The Bible

Bible Usage:


  • Included in Eastons: No
  • Included in Hitchcocks: No
  • Included in Naves: No
  • Included in Smiths: No
  • Included in Websters: Yes
  • Included in Strongs: Yes
  • Included in Thayers: Yes
  • Included in BDB: Yes

Strongs Concordance:

Webster's 1828 Dictionary

TEM'PEST, noun [Latin tempestas; tempus, time, season. The primary sense of tempus, time, is a falling, or that which falls, comes or happens, from some verb which signifies to fall or come suddenly, or rather to drive, to rush. Time is properly a coming, a season, that which presents itself, or is present. The sense of tempest is from the sense of rushing or driving. See Temerity and Temerarious.

1. An extensive current of wind, rushing with great velocity and violence; a storm of extreme violence. We usually apply the word to a steady wind of long continuance; but we say also of a tornado, it blew a tempest The currents of wind are named, according to their respective degrees of force or rapidity, a breeze, a gale, a storm, a tempest; but gale is also used as synonymous with storm, and storm with tempest Gust is usually applied to a sudden blast of short duration. A tempest may or may not be attended with rain, snow or hail.

We, caught in a fiery tempest shall be hurl'd

Each on his rock transfix'd--

2. A violent tumult or commotion; as a popular or political tempest; the tempest of war.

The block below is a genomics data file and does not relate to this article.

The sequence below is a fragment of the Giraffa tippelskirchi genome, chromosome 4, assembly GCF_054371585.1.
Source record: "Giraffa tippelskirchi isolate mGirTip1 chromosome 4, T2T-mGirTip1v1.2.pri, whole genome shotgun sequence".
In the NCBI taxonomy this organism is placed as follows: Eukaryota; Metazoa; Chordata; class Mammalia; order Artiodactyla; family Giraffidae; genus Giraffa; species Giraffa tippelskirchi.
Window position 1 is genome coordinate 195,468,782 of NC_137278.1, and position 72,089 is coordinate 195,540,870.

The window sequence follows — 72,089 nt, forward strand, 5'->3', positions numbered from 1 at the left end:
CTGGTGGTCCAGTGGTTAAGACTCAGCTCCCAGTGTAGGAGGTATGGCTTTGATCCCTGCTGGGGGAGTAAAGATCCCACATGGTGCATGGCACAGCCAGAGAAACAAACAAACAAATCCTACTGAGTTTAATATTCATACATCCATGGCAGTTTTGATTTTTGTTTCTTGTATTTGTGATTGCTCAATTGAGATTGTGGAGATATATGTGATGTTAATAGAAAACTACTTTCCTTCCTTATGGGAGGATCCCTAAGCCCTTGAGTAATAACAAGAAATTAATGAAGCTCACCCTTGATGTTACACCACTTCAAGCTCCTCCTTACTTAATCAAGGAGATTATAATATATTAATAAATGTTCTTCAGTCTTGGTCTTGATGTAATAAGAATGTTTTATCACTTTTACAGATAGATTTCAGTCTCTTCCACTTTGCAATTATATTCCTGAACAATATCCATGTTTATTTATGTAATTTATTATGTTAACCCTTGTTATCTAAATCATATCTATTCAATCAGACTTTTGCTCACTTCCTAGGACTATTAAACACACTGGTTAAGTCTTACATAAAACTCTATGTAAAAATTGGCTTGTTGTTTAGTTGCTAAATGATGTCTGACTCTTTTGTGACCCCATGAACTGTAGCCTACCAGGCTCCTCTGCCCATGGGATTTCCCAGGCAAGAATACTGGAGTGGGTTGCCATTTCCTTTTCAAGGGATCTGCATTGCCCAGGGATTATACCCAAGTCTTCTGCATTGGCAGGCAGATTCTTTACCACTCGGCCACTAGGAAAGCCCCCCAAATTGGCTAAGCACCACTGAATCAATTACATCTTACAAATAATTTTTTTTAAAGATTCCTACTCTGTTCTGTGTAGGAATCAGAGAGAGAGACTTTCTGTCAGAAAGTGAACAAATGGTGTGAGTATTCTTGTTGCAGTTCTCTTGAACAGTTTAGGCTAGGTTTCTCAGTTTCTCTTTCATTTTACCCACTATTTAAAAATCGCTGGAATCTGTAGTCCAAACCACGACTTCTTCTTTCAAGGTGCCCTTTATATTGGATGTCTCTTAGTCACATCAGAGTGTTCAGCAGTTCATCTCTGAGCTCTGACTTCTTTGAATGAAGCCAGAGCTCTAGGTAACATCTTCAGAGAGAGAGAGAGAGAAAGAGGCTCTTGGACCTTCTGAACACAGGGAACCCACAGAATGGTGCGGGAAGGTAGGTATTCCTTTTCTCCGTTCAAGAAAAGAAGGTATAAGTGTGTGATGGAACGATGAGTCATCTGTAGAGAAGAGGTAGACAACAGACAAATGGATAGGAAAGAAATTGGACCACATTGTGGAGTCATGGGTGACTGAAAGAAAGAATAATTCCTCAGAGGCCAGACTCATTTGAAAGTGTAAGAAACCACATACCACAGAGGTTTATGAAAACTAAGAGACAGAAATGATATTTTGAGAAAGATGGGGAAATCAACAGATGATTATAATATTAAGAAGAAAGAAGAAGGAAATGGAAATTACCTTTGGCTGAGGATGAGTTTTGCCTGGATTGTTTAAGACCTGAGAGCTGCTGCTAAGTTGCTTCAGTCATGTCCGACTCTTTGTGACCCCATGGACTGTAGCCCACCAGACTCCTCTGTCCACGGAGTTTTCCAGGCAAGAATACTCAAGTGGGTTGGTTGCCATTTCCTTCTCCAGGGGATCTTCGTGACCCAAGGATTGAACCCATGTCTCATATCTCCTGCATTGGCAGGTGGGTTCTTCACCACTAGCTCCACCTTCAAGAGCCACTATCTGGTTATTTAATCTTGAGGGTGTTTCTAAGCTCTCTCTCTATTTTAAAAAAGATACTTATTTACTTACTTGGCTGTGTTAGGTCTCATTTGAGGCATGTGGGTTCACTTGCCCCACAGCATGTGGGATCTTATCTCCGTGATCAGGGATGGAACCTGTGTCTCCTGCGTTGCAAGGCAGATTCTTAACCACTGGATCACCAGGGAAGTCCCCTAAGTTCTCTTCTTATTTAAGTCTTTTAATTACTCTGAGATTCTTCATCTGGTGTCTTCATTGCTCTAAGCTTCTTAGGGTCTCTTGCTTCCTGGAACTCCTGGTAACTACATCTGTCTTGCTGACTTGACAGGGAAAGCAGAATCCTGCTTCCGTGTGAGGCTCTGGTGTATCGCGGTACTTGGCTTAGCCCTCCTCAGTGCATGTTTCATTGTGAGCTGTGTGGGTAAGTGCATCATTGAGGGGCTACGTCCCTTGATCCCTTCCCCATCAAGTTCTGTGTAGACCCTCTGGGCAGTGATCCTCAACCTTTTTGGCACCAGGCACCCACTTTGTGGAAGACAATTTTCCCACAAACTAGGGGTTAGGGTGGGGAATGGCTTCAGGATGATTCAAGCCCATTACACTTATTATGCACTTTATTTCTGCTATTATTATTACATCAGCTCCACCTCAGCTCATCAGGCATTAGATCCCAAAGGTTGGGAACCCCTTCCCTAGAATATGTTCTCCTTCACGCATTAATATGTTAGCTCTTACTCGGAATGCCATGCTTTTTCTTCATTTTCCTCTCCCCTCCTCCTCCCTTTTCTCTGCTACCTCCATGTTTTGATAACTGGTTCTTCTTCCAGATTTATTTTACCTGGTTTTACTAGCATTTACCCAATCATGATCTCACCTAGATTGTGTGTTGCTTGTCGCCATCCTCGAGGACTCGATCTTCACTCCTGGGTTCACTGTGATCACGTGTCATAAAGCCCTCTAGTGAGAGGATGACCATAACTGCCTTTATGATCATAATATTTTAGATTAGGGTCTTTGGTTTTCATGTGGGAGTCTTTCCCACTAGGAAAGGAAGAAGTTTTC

3. Perturbation; violent agitation; as a tempest of the


TEM'PEST, verb transitive To disturb as by a tempest of the passions. [Little used.]

Webster's 1828 Dictionary

TEM'PEST-BEATEN, adjective [tempest and beat.]

Beaten or shattered with storms.

Webster's 1828 Dictionary

TEMPESTIV'ITY, noun [Latin tempestivus.] Seasonableness. [Not in use.]

Webster's 1828 Dictionary

TEM'PEST-TOST, adjective [tempest and tost.] Tossed or driven about by tempests.

Webster's 1828 Dictionary

TEMPEST'UOUS, adjective

1. Very story; turbulent; rough with wind; as tempestuous weather; a tempestuous night.

2. Blowing with violence; as a tempestuous wind.

Webster's 1828 Dictionary

TEMPEST'UOUSLY, adverb With great violence of wind or great commotion; turbulently.

Webster's 1828 Dictionary

TEMPEST'UOUSNESS, noun Storminess; the state of being tempestuous or disturbed by violent winds; as the tempestuousness of the winter or of weather.